Social Psychiatry and Psychiatric Epidemiology

, Volume 48, Issue 10, pp 1583–1590 | Cite as

Psychiatric disease incidence among Danish Seventh-day Adventists and Baptists

  • Lau Caspar Thygesen
  • Susanne Oksbjerg Dalton
  • Christoffer Johansen
  • Lone Ross
  • Lars Vedel Kessing
  • Niels Christian Hvidt
Original Paper



Previous studies suggest that religious practice can have a positive effect on mental health, but may also have potential for harm. In Denmark, unique possibilities are available for studying the influence of religious practice on mental health: Denmark is characterized as a secular society and it is possible to follow members of religious societies in nationwide registers. In this study, we follow a cohort of Danish Seventh-day Adventists (SDA) and Baptists in a nationwide psychiatry register and compare the incidence in this cohort with the general population.


We followed a cohort of 5,614 SDA and 3,663 Baptists in the Danish Psychiatric Central Register, which contained information on psychiatric hospitalizations from 1970 to 2009. Psychiatric disease incidence in the cohort was compared with that in the general Danish population as standardized incidence ratios and within-cohort comparisons were made with a Cox model.


The cohort had decreased incidence of abuse disorders compared to the general population. Furthermore, among Baptists, decreased incidence of unipolar disorders among men and decreased incidence of schizophrenia among women were observed. Surprisingly, we observed an increased incidence rate of unipolar disorder among women.


In this nationwide cohort study with 40 years of follow-up, we observed increased incidence rates of unipolar disorders among women and decreased rates of alcohol- and drug-related psychiatric disorders compared to the general Danish population. We have no mechanistic explanation for the increased incidence of unipolar disorders among women, but discuss several hypotheses that could explain this observation.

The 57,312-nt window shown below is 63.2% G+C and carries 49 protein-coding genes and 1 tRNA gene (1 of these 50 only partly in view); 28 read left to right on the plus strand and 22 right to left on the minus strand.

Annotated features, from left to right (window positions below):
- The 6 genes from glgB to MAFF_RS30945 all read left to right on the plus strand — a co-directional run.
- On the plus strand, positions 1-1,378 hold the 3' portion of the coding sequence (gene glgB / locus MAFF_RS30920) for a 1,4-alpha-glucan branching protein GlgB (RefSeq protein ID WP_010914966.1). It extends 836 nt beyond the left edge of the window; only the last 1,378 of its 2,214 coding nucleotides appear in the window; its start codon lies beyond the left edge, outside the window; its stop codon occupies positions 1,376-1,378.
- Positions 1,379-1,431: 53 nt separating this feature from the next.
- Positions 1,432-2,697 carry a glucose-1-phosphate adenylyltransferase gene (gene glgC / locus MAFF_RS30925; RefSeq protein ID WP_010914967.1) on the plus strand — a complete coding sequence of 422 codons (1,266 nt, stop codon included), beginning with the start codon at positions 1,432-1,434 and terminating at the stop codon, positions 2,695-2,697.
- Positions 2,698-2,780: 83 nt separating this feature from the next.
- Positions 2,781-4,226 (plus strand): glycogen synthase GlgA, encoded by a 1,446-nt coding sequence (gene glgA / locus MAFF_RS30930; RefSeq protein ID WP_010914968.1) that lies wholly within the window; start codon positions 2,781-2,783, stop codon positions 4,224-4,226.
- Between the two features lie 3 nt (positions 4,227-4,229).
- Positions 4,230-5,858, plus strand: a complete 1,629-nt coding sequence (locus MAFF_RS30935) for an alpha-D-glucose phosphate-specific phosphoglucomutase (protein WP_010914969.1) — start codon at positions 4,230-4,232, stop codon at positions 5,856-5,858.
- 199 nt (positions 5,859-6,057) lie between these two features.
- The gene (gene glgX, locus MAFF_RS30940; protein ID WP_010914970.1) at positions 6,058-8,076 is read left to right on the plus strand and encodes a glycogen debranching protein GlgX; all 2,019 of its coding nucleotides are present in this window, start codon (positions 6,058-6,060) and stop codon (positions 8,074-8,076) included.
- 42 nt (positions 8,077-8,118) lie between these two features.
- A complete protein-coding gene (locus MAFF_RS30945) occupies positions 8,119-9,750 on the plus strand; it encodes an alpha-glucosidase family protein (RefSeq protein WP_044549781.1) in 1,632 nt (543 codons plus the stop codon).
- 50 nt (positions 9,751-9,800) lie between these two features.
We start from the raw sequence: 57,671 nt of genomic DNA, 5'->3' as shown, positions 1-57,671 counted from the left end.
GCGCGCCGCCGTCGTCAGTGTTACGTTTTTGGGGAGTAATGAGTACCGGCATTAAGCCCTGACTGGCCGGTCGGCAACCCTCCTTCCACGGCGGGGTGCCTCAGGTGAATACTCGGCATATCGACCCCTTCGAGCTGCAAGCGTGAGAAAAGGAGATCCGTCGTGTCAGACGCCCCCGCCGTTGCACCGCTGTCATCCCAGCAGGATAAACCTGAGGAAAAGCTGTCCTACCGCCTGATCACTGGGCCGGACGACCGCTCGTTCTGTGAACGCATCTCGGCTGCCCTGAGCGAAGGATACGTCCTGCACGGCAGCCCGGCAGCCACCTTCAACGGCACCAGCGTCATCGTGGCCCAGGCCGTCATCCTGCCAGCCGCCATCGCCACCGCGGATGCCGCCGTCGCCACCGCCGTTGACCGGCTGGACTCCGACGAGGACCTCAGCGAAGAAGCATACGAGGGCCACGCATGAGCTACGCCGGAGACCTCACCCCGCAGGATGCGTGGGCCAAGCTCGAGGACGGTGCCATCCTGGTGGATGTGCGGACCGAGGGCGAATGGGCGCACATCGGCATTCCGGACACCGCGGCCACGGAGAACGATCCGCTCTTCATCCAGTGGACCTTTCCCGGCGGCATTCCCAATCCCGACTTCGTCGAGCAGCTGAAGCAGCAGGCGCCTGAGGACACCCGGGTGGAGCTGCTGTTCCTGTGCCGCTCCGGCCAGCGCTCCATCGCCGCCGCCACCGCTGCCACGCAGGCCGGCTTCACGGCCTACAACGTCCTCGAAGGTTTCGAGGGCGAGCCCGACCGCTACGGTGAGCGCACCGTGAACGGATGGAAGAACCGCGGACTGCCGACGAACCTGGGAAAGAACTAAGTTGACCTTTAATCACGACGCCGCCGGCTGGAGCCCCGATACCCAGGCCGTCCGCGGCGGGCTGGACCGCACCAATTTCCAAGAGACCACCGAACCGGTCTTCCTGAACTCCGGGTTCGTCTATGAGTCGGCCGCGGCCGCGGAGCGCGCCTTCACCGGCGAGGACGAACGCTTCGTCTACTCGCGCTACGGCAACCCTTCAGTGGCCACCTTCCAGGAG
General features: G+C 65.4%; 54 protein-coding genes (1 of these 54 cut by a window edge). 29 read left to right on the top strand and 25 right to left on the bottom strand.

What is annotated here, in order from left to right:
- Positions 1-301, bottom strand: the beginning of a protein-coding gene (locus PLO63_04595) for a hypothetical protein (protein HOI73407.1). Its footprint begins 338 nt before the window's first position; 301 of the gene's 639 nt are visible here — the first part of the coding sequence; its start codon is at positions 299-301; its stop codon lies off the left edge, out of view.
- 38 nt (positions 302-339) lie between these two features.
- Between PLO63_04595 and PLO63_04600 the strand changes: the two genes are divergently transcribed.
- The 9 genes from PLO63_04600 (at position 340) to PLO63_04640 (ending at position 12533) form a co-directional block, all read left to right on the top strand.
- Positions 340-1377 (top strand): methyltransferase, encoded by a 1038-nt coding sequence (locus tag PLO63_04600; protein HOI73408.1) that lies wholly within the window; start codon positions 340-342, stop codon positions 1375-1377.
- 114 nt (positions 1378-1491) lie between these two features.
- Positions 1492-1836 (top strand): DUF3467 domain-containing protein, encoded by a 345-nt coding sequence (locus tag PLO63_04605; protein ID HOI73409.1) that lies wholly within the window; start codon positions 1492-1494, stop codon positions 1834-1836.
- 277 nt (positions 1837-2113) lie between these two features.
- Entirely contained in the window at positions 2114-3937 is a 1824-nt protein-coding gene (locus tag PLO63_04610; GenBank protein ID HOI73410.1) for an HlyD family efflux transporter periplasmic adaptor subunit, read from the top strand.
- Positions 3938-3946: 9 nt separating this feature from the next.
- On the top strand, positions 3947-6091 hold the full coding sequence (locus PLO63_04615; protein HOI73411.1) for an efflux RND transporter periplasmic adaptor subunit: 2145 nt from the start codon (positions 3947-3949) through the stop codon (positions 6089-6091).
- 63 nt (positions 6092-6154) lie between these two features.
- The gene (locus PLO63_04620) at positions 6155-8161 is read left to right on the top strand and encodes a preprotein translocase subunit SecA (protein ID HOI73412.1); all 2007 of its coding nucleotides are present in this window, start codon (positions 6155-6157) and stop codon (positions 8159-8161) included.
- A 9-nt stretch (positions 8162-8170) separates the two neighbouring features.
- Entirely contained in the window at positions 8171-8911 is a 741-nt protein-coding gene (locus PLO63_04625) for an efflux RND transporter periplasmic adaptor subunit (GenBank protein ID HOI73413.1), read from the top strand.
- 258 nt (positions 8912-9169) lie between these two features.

Religion Protestantism Psychiatry Incidence Epidemiology 



This work was supported by a grant from the “Religion in the 21st Century” program at the University of Copenhagen and a grant from the Danish Cancer Society. The funding organizations had no influence on the design and conduct of the study; collection, management, analysis, and interpretation of the data; and preparation, review, or approval of the manuscript.

Conflict of interest

The authors have no conflict of interest and have no financial interest.


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Copyright information

© Springer-Verlag Berlin Heidelberg 2013

Authors and Affiliations

  • Lau Caspar Thygesen
    • 1
    • 2
  • Susanne Oksbjerg Dalton
    • 2
  • Christoffer Johansen
    • 2
  • Lone Ross
    • 3
  • Lars Vedel Kessing
    • 4
  • Niels Christian Hvidt
    • 5
  1. 1.National Institute of Public HealthUniversity of Southern DenmarkCopenhagenDenmark
  2. 2.Unit of Survivorship, The Danish Cancer Society Research CenterCopenhagenDenmark
  3. 3.Research Unit, Department of Palliative MedicineBispebjerg HospitalCopenhagenDenmark
  4. 4.Psychiatric Center CopenhagenUniversity of CopenhagenCopenhagenDenmark
  5. 5.Research Unit of Health, Man and Society, Institute of Public HealthUniversity of Southern DenmarkOdenseDenmark

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